The Role of Specialty Metals in the Medical Industry

12 Jan

Specialty metals have a long history with the medical industry, particularly in medical device development. From the most basic diagnostic guide wires to the most advanced body implants, these metals are unstoppable in proving themselves medically useful.

Stainless Steel

Through the years, stainless steel has been the most widely used metal in the medical device industry. Obviously, it is the top alloy of choice of most design engineers, thanks to its low cost, wide variety of forms and finishes, and corrosion-resistant properties.


Another highly versatile metal popularly used in making medical devices is titanium. Just like stainless steel, it does not corrode and it connects perfectly with human bone, causing less negative reactions than other metals. Natural bone and tissue attaches to a titanium in a process called osseointegration. The metal is one of the staples of the medical device industry, and is commonly used to make a wide range of products, from heart implants to orthopedic rods, pins and plates. Get Specialty Metals here!


In recent years, there has been a growing interest in niobium and its alloys in the medical device manufacturing community. Because of the metal's inertness, it is usually used to make pacemakers and others related devices. Treating niobium with sodium hydroxide gives it a porous layer that helps in the osseointegration process, making the metal a good option for internal medical applications, read more now!


Tantalum has been used in the medical device industry for over four decades, particularly as a catheter plastic compounding additive and in the manufacture of diagnostic marker bands. It is also highly useful in shaped-wire applications, such as implants, because of its ductility and corrosion-resistant properties. It also has excellent dielectric properties and is easy to weld. Get more facts about metals at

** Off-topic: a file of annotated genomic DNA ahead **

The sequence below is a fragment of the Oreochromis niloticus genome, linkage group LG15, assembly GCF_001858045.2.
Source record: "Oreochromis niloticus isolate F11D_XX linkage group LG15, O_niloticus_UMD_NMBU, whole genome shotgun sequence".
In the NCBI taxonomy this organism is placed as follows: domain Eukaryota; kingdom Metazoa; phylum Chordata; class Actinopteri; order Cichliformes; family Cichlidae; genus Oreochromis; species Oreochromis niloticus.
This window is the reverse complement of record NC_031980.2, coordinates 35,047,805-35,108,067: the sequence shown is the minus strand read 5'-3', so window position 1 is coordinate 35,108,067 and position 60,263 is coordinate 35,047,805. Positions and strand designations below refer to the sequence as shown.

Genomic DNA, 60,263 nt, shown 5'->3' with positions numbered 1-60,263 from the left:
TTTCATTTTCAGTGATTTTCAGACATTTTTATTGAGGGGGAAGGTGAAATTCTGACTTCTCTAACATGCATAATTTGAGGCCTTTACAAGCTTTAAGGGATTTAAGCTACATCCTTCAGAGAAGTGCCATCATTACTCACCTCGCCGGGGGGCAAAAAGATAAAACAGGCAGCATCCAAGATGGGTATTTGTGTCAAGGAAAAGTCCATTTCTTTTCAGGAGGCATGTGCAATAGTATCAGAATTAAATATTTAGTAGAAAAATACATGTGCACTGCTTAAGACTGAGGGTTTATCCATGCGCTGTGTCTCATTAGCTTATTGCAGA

Nitinol is a nickel-titanium shape memory alloy (around 51% Ni) that has superelastic properties when subjected to applied stress. Shape memory refers to the metal's ability to deform and recover its original shape when heated above its transformation temperature. This extraordinary property of nitinol, on top of its being chemically and physiologically compatible with the human body, makes it a favorite among medical device engineers and designers.


Finally, the medical industry seems to have shifted its views on copper and is even focusing research funding into the metal and its alloys. Copper was once off limits for most medical purposes, considering its thrombogenic (bleeding) risks, but now, it has grown a new fanbase in the device community. Behind this change is the fact that, when properly shielded, the metal can effectively carry signals to small implants and diagnostic tools. Companies that manufacture and process copper for medical devices generally have their own dedicated equipment for shielding of the metal wire or strips, if only to guarantee superior quality and eliminate all chances of cross-contamination.

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